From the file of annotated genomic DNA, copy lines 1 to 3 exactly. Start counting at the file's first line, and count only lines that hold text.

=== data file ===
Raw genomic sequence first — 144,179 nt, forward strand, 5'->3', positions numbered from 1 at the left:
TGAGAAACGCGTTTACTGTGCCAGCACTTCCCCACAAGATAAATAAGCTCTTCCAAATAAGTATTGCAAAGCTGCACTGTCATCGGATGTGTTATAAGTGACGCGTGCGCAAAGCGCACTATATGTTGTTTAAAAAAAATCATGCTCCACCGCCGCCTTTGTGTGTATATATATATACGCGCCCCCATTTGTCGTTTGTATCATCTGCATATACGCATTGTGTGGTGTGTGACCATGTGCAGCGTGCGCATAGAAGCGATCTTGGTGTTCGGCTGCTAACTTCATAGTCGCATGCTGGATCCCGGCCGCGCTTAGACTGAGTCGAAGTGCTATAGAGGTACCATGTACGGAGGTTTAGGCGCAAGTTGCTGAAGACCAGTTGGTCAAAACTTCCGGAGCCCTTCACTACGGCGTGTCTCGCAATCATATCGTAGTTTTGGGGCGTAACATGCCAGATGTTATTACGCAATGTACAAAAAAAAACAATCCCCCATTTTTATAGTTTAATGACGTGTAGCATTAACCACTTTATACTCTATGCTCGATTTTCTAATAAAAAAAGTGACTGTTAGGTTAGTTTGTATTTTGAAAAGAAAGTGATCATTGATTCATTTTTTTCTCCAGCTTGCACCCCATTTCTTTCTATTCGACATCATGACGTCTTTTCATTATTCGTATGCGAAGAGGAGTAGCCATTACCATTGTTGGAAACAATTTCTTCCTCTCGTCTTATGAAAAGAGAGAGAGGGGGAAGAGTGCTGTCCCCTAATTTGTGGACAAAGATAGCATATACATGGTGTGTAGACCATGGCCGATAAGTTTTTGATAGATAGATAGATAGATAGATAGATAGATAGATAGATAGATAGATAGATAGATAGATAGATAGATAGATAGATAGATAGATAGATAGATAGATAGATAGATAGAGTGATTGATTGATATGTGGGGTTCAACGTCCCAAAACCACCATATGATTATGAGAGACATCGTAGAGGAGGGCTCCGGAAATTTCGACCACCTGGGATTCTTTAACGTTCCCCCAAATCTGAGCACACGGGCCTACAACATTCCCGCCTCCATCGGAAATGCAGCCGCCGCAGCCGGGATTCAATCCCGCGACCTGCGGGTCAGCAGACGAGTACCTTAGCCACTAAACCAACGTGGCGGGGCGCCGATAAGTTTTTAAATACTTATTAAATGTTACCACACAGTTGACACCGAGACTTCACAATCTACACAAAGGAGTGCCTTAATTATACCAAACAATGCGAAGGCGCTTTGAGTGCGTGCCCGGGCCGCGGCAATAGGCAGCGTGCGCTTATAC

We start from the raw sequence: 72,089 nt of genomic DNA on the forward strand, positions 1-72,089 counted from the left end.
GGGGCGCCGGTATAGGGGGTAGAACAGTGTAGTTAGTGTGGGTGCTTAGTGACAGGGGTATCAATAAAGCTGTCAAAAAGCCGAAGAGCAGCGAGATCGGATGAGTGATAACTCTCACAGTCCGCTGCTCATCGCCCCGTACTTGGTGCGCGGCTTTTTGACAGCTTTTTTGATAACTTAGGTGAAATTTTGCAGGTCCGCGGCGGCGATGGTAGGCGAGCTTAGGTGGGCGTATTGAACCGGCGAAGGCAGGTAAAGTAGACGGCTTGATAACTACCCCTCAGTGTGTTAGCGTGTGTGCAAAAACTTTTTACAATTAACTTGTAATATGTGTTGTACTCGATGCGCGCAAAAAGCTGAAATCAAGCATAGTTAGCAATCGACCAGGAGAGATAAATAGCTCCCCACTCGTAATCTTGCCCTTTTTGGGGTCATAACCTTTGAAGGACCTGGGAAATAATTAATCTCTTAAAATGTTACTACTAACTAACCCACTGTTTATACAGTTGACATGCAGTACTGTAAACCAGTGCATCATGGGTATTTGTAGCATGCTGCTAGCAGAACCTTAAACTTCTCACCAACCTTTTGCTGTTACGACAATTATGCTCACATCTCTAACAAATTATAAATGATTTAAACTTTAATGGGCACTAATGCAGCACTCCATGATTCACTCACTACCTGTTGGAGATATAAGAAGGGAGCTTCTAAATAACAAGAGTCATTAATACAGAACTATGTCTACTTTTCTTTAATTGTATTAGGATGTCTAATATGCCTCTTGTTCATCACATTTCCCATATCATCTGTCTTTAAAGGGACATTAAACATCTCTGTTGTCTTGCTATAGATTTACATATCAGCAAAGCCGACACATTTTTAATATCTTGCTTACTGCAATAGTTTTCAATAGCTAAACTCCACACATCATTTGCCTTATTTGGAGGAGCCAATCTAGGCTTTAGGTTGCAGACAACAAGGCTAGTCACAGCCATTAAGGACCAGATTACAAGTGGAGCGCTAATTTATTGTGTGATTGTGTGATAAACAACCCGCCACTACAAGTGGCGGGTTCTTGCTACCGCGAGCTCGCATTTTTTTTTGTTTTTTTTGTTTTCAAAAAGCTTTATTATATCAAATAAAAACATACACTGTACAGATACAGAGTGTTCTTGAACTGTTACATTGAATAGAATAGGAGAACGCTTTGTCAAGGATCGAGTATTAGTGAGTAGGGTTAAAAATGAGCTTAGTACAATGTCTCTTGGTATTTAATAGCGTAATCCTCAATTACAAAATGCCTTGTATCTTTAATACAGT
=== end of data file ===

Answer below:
Raw genomic sequence first — 144,179 nt, forward strand, 5'->3', positions numbered from 1 at the left:
TGAGAAACGCGTTTACTGTGCCAGCACTTCCCCACAAGATAAATAAGCTCTTCCAAATAAGTATTGCAAAGCTGCACTGTCATCGGATGTGTTATAAGTGACGCGTGCGCAAAGCGCACTATATGTTGTTTAAAAAAAATCATGCTCCACCGCCGCCTTTGTGTGTATATATATATACGCGCCCCCATTTGTCGTTTGTATCATCTGCATATACGCATTGTGTGGTGTGTGACCATGTGCAGCGTGCGCATAGAAGCGATCTTGGTGTTCGGCTGCTAACTTCATAGTCGCATGCTGGATCCCGGCCGCGCTTAGACTGAGTCGAAGTGCTATAGAGGTACCATGTACGGAGGTTTAGGCGCAAGTTGCTGAAGACCAGTTGGTCAAAACTTCCGGAGCCCTTCACTACGGCGTGTCTCGCAATCATATCGTAGTTTTGGGGCGTAACATGCCAGATGTTATTACGCAATGTACAAAAAAAAACAATCCCCCATTTTTATAGTTTAATGACGTGTAGCATTAACCACTTTATACTCTATGCTCGATTTTCTAATAAAAAAAGTGACTGTTAGGTTAGTTTGTATTTTGAAAAGAAAGTGATCATTGATTCATTTTTTTCTCCAGCTTGCACCCCATTTCTTTCTATTCGACATCATGACGTCTTTTCATTATTCGTATGCGAAGAGGAGTAGCCATTACCATTGTTGGAAACAATTTCTTCCTCTCGTCTTATGAAAAGAGAGAGAGGGGGAAGAGTGCTGTCCCCTAATTTGTGGACAAAGATAGCATATACATGGTGTGTAGACCATGGCCGATAAGTTTTTGATAGATAGATAGATAGATAGATAGATAGATAGATAGATAGATAGATAGATAGATAGATAGATAGATAGATAGATAGATAGATAGATAGATAGATAGATAGATAGAGTGATTGATTGATATGTGGGGTTCAACGTCCCAAAACCACCATATGATTATGAGAGACATCGTAGAGGAGGGCTCCGGAAATTTCGACCACCTGGGATTCTTTAACGTTCCCCCAAATCTGAGCACACGGGCCTACAACATTCCCGCCTCCATCGGAAATGCAGCCGCCGCAGCCGGGATTCAATCCCGCGACCTGCGGGTCAGCAGACGAGTACCTTAGCCACTAAACCAACGTGGCGGGGCGCCGATAAGTTTTTAAATACTTATTAAATGTTACCACACAGTTGACACCGAGACTTCACAATCTACACAAAGGAGTGCCTTAATTATACCAAACAATGCGAAGGCGCTTTGAGTGCGTGCCCGGGCCGCGGCAATAGGCAGCGTGCGCTTATAC

We start from the raw sequence: 72,089 nt of genomic DNA on the forward strand, positions 1-72,089 counted from the left end.